Easing prices for many feeds but volatility ahead*

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Image of soyabean growing crop

Brexit may be dominating the headlines, with resulting currency volatility adding upward pressure to imports, but feed prices are also being strongly affected by global trends.

The biggest influence for protein feeds continues to be the substantial drop in Chinese demand for soyabeans following the African Swine Fever (ASF) epidemic. Whilst North American exports have been much-reduced for some time – in part due to the US:China trade war – the latest data shows that Brazilian shipments are also 30% down, year-on-year.

The talks to end the trade war between the US and China are showing little significant progress, with reports of ‘constructive progress’ failing to convince the commodity markets that the situation will improve any time soon! The export of US soyabeans to China look likely to remain low for some time. 

Soyabean supply confidence

In terms of production, the establishment of the US soyabean crop is now well underway, though latest figures from the USDA (United States Department of Agriculture) suggest a planted area of around 80 million acres (ma), versus 89.2ma last year. Despite this, the overall global picture is one of increased soyabean stocks and lower worldwide demand.

“…covering protein requirements for the next 2–3 months is definitely worth considering.”

As a result, UK soyabean meal prices have eased back in recent weeks despite Sterling’s decline, with contracts available for the rest of the summer (August to October delivery) at around £310-320/t. Given the potential volatility ahead, both for Sterling and the emerging US soyabean crop, covering protein requirements for the next 2–3 months is definitely worth considering. 

US soyabean (and corn) acreages are also in the process of being resurveyed, and the release of those numbers towards the middle of August could result in price movement either way. A £10-15/t dip in winter contracts (currently around £315–325/t for soyabean meal) would likely stimulate significant interest.

The price of other protein feeds will inevitably track that of soyabean meal to some degree, but there are other factors to consider. For example, the rapeseed crop in the EU is forecast at 18 million tonnes (mt) – a 13-year low – and the UK will likely be importing rapeseed to keep crush plants running.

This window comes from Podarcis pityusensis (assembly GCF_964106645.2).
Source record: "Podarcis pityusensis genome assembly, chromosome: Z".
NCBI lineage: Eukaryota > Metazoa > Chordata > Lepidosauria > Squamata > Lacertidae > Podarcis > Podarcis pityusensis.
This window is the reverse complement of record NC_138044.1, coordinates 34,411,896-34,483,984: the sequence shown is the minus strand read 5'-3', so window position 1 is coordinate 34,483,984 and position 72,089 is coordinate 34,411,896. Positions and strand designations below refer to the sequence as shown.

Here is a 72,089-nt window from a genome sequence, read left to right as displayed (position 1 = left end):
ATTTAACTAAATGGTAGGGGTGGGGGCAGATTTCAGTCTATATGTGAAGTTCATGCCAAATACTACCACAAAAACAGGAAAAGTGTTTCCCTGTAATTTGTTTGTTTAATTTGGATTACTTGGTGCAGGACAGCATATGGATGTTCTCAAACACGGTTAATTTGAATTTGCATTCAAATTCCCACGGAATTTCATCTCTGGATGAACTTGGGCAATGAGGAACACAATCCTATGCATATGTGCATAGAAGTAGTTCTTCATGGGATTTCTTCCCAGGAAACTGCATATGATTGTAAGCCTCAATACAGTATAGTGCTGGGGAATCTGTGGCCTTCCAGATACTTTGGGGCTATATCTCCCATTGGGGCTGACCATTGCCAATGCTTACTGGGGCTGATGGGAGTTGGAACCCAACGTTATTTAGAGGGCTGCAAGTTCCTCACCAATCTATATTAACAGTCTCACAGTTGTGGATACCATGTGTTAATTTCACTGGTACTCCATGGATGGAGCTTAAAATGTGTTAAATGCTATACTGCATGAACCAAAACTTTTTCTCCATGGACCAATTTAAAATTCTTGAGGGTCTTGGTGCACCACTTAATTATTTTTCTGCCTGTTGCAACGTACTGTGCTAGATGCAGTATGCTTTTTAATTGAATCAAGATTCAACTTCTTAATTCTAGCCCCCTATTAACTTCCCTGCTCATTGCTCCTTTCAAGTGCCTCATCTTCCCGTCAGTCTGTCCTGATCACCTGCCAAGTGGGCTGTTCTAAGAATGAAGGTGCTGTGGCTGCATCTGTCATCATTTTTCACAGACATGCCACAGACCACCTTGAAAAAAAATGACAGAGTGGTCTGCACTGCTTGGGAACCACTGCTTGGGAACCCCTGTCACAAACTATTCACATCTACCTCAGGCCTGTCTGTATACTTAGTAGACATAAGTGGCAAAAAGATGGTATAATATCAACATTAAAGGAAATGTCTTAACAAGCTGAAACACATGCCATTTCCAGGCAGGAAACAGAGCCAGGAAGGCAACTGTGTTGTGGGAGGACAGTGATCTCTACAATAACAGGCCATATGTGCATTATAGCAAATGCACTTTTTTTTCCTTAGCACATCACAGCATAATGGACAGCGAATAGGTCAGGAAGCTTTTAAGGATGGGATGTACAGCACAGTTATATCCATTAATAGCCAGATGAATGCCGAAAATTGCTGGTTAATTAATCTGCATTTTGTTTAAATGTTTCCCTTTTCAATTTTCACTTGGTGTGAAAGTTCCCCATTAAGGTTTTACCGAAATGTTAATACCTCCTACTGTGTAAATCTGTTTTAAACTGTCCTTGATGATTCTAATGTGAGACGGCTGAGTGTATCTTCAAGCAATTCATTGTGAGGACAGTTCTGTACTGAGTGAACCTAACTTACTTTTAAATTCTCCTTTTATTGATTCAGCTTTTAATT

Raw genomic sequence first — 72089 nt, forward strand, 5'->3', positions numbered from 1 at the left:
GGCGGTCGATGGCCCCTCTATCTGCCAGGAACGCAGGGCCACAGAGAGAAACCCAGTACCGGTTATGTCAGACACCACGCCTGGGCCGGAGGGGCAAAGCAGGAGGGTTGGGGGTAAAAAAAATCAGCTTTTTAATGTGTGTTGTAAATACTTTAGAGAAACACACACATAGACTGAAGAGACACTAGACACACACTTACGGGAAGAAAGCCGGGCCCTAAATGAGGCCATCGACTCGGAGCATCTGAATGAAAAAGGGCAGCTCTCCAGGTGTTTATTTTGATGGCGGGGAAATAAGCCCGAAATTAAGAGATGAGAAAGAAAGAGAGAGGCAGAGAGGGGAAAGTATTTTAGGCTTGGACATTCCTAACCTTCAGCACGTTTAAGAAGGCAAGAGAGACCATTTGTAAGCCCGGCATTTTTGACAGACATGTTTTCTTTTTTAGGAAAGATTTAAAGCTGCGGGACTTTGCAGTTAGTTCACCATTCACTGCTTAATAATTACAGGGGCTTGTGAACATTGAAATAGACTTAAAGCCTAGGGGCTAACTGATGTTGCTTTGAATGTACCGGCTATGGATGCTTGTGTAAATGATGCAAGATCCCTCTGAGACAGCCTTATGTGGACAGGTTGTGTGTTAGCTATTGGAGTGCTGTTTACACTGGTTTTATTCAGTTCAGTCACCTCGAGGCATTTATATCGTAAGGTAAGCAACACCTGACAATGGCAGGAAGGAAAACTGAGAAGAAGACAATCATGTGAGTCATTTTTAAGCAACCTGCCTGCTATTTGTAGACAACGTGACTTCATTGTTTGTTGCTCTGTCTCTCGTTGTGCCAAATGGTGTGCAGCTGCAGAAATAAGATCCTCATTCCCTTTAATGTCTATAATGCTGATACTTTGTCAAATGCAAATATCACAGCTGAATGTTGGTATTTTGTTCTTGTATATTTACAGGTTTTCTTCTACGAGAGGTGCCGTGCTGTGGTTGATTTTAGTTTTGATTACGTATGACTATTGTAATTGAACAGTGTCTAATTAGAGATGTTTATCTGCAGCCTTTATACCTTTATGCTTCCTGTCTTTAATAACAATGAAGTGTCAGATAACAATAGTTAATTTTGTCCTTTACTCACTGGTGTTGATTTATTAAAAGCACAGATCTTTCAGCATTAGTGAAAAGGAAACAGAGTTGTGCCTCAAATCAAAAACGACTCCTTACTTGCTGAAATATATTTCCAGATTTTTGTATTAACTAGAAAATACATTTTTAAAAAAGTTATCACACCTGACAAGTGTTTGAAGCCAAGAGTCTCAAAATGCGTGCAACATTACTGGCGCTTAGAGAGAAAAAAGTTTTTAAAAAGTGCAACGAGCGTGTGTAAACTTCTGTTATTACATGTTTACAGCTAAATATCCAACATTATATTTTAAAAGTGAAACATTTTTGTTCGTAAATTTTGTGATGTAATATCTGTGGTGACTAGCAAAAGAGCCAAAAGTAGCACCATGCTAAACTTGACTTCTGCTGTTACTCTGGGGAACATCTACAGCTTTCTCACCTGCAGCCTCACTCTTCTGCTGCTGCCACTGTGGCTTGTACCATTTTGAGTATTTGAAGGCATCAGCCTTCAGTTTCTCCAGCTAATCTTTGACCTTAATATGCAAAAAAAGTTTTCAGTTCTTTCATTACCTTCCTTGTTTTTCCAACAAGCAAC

As a counter to this, the UK-grown and produced rapeseed expeller out of Stratford, as well as its heat-treated rumen-bypass protein variant (NovaPro), won’t be affected by any exchange rate fluctuations. For rumen-bypass protein, this heat-treated rapeseed expeller (NovaPro) is currently considerably better value than soyabean meal.

Falling energy feeds

The value of co-produce energy feeds is also looking good, with wheatfeed very competitive for August and September delivery (£130-140/t). Processed bread and the various biscuit meals, such as SweetStarch and Formula One, are also worth a look for the rest of the summer, as is maize germ at £160-170/t for August to October delivery.

Processed bread image
Processed bread is a popular alternative to the starch traditionally supplied by cereals.

As for the protein feeds, winter prices are currently a little high for most buyers despite recent falls, but it will probably only take another £5–10/t drop for that to change. Watch the markets closely over the coming weeks for opportunities to build that winter cover as dips appear.

The main drivers for these lower prices have been the good UK wheat harvest (forecast at 15.5–16.0mt) thanks to favourable weather, and a drop in US corn prices as the market waits for the updated survey of acreage. The last survey in June suggested an area of around 91.7ma, which if confirmed would bring further confidence to likely harvest volumes.

However, August is a key month for corn pollination, and the weather through this month will have a big impact on yield potential. Expect some volatility as the markets react to weather reports as they’re published, and the overall trends for the crop emerge – hot weather will not be good!

Currency volatility ahead

For UK markets, currency fluctuations continue to have a big impact, and the lower value of Sterling will definitely make it easier to export the expected wheat surplus. However, barley yields are have also been reported to be good, so there will be downward pressure on wheat prices domestically. 

Against this backdrop, ongoing Brexit negotiations and the threat of a ‘no-deal’ exit will likely take centre stage for UK feed buyers. The potential for currency volatility to add up to 10–20% to imported feed prices is significant, and completely unpredictable. 

The main challenge for those looking to build winter cover will be choosing a price to begin booking contracts. That will depend on individual appetite for risk, and the potential scope for prices to rise or fall.

In most cases we’re still a long way below recent historic highs, with more room for prices to go up than down. Staying in close contact with market trends, and your feed supplier, is going to be critical.

* Prices correct at the time of writing and subject to change. Unless otherwise stated, all prices quoted are for 29t tipped bulk loads delivered on-farm within 50 miles of origin.

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